Xerox Reduces Retiree Benefits Starting in 2019

Xerox Reduces Retiree Benefits Starting in 2019



By Jim Aroune

Inside the Webster Knights of Columbus, 85 Xerox employees spent their afternoon flipping through forms and listening to their health care benefit options.

Most have come to see the road ahead for them.

“For all intents and purposes, it’s over,” said Dave Coriale, head of the Association of Retired Xerox Employees.

What is over is the retirement benefits promised to Xerox employees when the then Webster-based company was a giant.

While they have slowly melted, the company announced this week that the benefits for non-union employees would be gone at the end of this year. Most of the 10,000 to 15,000 people who received letters from the company in recent days would have to pay for half of their benefits beginning in 2019.

Coriale said he saw the writing on the wall earlier this year when super investors Carl Ikahn and Darwin Deason took control of the company, road-blocked a potential merger agreement with Fujifilm, and began the process of making what was left of Xerox more investor-viable.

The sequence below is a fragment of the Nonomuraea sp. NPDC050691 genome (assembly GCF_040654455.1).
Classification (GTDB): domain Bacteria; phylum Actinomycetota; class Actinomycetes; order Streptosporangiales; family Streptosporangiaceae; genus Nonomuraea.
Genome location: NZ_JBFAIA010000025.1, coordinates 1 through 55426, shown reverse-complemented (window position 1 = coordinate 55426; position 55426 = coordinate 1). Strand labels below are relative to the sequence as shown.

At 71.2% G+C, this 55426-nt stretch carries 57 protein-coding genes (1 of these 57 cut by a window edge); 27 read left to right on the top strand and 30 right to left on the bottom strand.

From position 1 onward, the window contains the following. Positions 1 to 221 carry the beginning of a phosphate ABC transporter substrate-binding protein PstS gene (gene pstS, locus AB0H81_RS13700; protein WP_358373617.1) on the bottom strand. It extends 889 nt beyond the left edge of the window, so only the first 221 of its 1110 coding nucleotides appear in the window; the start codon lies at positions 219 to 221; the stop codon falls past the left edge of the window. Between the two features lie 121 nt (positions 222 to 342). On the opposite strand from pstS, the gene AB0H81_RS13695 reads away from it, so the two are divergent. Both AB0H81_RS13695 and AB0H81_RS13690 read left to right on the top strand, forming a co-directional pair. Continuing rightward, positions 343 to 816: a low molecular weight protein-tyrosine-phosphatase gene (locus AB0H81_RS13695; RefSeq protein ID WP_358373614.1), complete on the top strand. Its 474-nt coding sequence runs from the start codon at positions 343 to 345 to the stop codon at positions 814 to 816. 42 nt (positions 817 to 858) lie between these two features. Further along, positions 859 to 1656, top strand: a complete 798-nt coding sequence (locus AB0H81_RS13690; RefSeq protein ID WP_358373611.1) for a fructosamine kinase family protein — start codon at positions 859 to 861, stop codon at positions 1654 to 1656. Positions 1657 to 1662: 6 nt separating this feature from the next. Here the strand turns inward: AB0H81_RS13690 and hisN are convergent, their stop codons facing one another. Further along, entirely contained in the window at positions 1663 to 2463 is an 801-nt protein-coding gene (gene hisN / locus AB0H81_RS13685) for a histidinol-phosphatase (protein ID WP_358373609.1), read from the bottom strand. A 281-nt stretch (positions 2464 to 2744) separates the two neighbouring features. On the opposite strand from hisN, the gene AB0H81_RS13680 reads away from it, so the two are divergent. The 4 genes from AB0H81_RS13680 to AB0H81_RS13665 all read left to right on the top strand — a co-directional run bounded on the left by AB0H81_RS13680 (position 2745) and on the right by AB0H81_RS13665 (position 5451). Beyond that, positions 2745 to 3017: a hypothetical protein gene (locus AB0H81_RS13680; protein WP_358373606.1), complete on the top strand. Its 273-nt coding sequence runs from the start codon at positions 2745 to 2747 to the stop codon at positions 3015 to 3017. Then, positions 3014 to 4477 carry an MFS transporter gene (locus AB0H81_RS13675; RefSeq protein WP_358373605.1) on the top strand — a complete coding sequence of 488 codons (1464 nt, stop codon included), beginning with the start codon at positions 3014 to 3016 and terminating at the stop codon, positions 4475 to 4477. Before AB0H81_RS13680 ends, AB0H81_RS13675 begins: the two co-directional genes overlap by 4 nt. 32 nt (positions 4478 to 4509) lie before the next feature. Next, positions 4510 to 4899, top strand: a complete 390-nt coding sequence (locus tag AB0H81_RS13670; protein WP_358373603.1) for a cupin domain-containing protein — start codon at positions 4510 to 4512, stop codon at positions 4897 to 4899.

Xerox called the benefits changes “difficult but necessary decisions.” No one from the company would speak about the changes.

“In effect, it’s a push to motivate these people out,” said Coriale.

Brighton Securities’ Chuck Ward said the benefits reduction was textbook strategy for new leadership of a company others have eyed for merger.

“Do we cut research and development? Do we cut our sales force? Our existing workforce? Or do we cut these high costs for retiree benefits,” Ward said. “The retiree benefits is what goes to the chopping block first.”

Coriale does not believe the benefits reductions will end with this latest decision from Xerox.

“Just because the corporation has decided they’re going to pay 50 percent next year doesn’t mean they’re not going to come back next year and say, `that isn’t enough’,” he said.

One development that could change that is a merger. Wednesday, New York’s Appellate Court overturned the injunction from Xerox shareholders that stopped last spring’s merger agreement between Fujifilm and Xerox.

Fujifilm has already sued Xerox for stopping the deal. It remains to be seen whether it will pursue Xerox again, or, as Wall Street analysts have projected, raise the price for merging.

While Coriale is not sure whether it would mean a preservation of retiree benefits, he does believe a merger could save one aspect of the company for which he worked more than 30 years.

“It would still allow for the existence of Xerox.”